He to whom this sketch is dedicated is a member of one of the most highly esteemed families of Hancock county, Indiana, and has spent practically his entire life in this community, where he is engaged in agricultural work. A man of sound business methods, strict integrity, and undeviating attention to duty, he has met with gratifying success in his chosen field of endeavor.
Thomas M. Tucker was born on February 22, 1879, the son of Andrew J. and Elizabeth M. (Moore) Tucker, the former of whom was born in Virginia, and the latter was born in Indiana, on March 31, 1858, and in childhood was left an orphan. Friends of the family, John E. Willis and his wife, reared the mother of the subject of this sketch in their home in Shelby county, Indiana. One brother of Elizabeth Moore died while serving in the Union army during the Civil War and two other brothers went to Indianapolis for permanent residence.
The paternal grandfather of the subject of this sketch was a Virginian by birth who came to Indiana during the pioneer days with a team of oxen and a covered wagon. He settled on a tract of land he had rented in Shelby county and worked unceasingly at the occupation of clearing the land and establishing a cultivated farm. Among his first pieces of work was a log cabin erected, for the most part, by his own hands, which was only one the many difficult pieces of labor undertaken by the first settlers in this section of the state. Among the scenes of early agricultural life Mr. Tucker and his wife reared a family consisting of three boys, Andrew, John and Isaac, and a daughter, Maggie, now Mrs. Matthew Horn.
Following the example set by his father Andrew Tucker turned his attention, upon reaching the age of manhood, to a life on he farm. He was a self-educated man, who attained success through his own individual efforts and force of character. At the time of his death, which occurred on March 31, 1911, after he had reached the age of sixty-seven years, he owned about two hundred acres of land in Shelby county. A hard working man, a good manager and a close student of farm problems, it was only a natural consequence that he should have attained the degree of prominence given him before his death. Mr. Tucker was married twice, the first time to Miss Parish, who became the mother of five children, three of whom died; those who survived are Rose, who married William H. Downing, and Emma, who became the wife of William Martin. By this marriage to his second wife, who was Elizabeth Moore, the following children were born: Thomas, who is the subject of this sketch; William, Bynum, who was drowned while swimming in Little Sugar creek in 1904; Lilly, who became the wife of Ora Snodgrass, Nannie, who married Clarence Snodgrass; Myrtle, who married Lester Valentine; Edna, the wife of Morris Drake; Mary, the wife of Berl Russell, and two children, Nellie and Minnie, who died in early childhood. Mr. Tucker always manifested a deep interest in political affairs and in all elections supported the principles of the Democratic party. Religiously, he was a member of the Christian Union church at Carlton, where he served as deacon and where he and his wife were looked upon a among the strongest supporters of the church welfare. In fraternal affairs, Mr. Ticker was a member of the Knights of Pythias at Fountaintown.
Thomas M. Tucker received his elementary education in the common schools of the county in which he was reared and his first teacher was Miss Vanie Gates, the daughter of Henry Gates. As the custom in those days gave the farm boys only schooling during the winter months, Thomas Tucker received only a meager supply of learning. The prominence he attained in the community in which he resides is due to his own endeavors and his success is the logical result of a life of consecutive industry. Mr. Tucker resides at the present time on a farm consisting of one hundred and twenty acres. The farm is in an excellent state of cultivation due to the personal efforts of the subject of this sketch, who has taken pride in fencing and draining the land and in erecting a silo. Aside from he interest of general farming, Mr. Tucker takes special interest in the raising of high grade stock. He has forty head of hogs, from twelve to fifteen head of Shorthorn cattle and eight head of horses. Mr. Tucker is a firm believer in scientific farming and uses the most modern implements in his work. His corn averages seventy-five bushels to the acre and he is also interested in the raising of clover and hay.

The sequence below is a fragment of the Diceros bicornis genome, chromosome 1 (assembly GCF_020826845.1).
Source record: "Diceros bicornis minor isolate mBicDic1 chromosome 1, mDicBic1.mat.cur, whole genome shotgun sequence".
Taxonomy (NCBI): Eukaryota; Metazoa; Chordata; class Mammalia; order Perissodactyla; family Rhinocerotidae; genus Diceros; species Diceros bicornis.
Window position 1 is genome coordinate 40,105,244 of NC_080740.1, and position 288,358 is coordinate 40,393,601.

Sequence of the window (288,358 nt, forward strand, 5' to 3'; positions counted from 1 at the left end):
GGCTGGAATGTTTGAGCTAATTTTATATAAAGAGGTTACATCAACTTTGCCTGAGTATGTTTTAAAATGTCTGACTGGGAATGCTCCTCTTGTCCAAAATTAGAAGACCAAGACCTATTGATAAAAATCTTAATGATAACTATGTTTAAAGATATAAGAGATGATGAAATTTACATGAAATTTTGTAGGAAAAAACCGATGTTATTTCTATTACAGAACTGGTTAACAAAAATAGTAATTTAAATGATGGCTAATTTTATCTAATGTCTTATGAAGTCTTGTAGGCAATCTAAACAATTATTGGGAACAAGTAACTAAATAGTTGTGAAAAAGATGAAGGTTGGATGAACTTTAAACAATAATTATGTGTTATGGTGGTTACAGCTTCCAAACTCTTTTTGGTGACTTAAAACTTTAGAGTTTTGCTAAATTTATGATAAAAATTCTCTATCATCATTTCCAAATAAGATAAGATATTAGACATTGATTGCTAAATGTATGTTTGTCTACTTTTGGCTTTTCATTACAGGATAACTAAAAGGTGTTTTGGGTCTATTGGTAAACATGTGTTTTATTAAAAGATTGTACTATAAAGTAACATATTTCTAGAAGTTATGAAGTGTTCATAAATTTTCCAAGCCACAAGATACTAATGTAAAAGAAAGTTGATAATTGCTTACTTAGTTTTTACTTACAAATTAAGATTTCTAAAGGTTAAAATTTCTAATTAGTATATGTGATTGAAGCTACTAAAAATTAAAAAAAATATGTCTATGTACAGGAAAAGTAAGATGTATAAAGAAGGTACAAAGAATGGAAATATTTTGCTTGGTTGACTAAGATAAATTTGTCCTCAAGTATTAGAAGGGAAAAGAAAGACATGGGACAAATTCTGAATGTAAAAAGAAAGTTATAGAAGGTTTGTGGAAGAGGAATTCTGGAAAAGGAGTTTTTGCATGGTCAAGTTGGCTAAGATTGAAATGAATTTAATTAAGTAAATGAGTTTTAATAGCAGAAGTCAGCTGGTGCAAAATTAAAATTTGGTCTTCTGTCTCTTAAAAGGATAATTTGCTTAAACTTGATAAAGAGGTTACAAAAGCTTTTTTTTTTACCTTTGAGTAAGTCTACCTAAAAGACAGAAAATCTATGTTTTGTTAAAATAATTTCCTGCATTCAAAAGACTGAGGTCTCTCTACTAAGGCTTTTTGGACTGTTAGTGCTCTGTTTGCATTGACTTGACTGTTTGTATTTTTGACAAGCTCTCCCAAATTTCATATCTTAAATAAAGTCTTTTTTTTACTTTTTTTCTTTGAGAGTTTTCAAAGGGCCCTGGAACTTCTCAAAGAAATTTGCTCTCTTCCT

On March 14, 1900, Thomas M. Tucker was united in marriage to Cora E. Swain, who was born on April 12, 1876. Mrs. Tucker has become the mother of the following children: Josephine, who was born in 1902; Marion Oscar, who died in early childhood, and Mildred M., who was born on September 21, 1907.
Aside from his active duties as a farmer, Mr. Tucker has always manifested a true interest in those things which pertain to public welfare. He served for years on the township advisory board and in his political activities gives support to the Democratic party. As a member of the Sugar Creek Christian church, he has proved his ability as an assistant in church affairs and acts as trustee to the church to which the members of his family also belong. In fraternal affairs, he holds membership in the Knights of Pythias and the Red Men's lodge, both of New Palestine.
Transcribed from History of Hancock County, Indiana, Its People, Industries and Institutions by George J. Richman, B. L., Federal Publishing Co., Indianapolis, Indiana, 1916. Page 939-941.
Submitted by Sylvia (Rose) Duda, Laingsburg, MI October 9, 2001.
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